Under the heading of ‘shonks’, you’ll find recruiters, employment service providers, job trainers, disability employment agencies (DES) and ‘cut and paste’ resume writers. When I talk to clients with a disability, I tell them to go to specific agencies who I know are good. The story below is edited from ABC news.
When Gabrielle Trenbath finished her Master’s degree in Diplomacy, she went to an employment agency to help her find a career. The jobs offered to her were for the simplest of tasks such as stuffing envelopes.
Trenbath says the disability employment provider only saw her cerebral palsy, not her academic achievements and job skills.
“They thought that because I was disabled that I was on welfare, and they didn’t need to find me a job, that they could just take their time,” Trenbath said.
Australia’s youth unemployment rate had risen to 11.6 per cent in 2019, while it’s more than double that for young people with a disability at 25 per cent.
In 2018, the Australian Network on Disability reported that graduates with disabilities take 61.5 per cent longer to find full-time employment than their able-bodied counterparts.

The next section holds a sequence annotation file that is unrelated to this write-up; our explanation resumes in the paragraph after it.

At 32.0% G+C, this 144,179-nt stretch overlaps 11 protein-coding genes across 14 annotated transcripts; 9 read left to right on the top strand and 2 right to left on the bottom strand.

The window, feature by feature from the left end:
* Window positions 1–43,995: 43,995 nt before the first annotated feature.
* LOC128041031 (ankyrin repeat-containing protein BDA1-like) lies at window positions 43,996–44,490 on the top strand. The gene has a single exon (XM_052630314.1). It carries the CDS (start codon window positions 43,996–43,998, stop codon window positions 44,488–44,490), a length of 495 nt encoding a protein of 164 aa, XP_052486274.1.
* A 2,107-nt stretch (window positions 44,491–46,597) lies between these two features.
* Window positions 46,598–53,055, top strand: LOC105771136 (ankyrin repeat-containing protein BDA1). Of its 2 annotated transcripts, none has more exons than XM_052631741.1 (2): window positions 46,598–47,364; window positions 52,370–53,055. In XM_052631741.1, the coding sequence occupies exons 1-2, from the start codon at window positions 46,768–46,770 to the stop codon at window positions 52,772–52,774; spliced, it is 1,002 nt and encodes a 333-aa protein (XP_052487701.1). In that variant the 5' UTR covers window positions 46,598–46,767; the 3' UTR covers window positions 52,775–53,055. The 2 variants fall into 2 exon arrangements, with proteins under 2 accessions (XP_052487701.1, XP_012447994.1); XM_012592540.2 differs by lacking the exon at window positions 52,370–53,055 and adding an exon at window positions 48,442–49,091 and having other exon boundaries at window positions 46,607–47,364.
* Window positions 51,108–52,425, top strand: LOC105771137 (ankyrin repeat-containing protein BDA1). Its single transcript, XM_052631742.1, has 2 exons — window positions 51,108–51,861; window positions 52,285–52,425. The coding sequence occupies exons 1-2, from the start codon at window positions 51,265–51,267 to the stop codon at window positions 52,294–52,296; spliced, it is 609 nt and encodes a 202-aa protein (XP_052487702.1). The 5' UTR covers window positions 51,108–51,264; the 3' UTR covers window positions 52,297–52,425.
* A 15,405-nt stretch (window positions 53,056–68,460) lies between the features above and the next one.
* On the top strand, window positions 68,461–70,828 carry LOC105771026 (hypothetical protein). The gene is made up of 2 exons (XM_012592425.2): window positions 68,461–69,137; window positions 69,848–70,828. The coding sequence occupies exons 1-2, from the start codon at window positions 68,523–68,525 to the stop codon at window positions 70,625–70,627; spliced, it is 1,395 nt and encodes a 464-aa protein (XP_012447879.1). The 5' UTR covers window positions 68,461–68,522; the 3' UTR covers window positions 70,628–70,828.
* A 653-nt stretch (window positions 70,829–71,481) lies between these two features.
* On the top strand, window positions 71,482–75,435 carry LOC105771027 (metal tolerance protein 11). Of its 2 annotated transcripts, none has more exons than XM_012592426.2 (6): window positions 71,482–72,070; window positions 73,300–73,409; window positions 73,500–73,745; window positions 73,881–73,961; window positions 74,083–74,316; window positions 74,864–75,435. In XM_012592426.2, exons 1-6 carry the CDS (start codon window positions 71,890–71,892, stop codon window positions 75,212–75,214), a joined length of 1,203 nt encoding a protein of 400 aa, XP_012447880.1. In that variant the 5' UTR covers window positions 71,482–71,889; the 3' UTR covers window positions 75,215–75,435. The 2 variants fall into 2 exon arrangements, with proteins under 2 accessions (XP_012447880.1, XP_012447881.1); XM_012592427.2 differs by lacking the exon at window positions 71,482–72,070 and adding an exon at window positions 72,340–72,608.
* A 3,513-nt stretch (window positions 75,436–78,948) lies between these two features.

On top of this, an Australian Institute of Health and Welfare report shows 31.9 per cent of people with disabilities experience employment discrimination. This treatment causes some people to avoid work altogether.
So instead of returning to government funded employment services, Trenbath used her own initiative to land her current role as a public servant.
Mary Sayers, CEO of the Children and Young People with Disabilities advocacy group, says experiences like Trenbath’s are common.
“Young people [with a disability] have high expectations of what they want to do with their future, but often the responses are categorised by really low expectations,” she said.
Trenbath says if she could give students with disability currently enrolled in university one piece of advice, it would be to “do as much as possible early on in your degree, talk to as many people as possible, and just get out there.”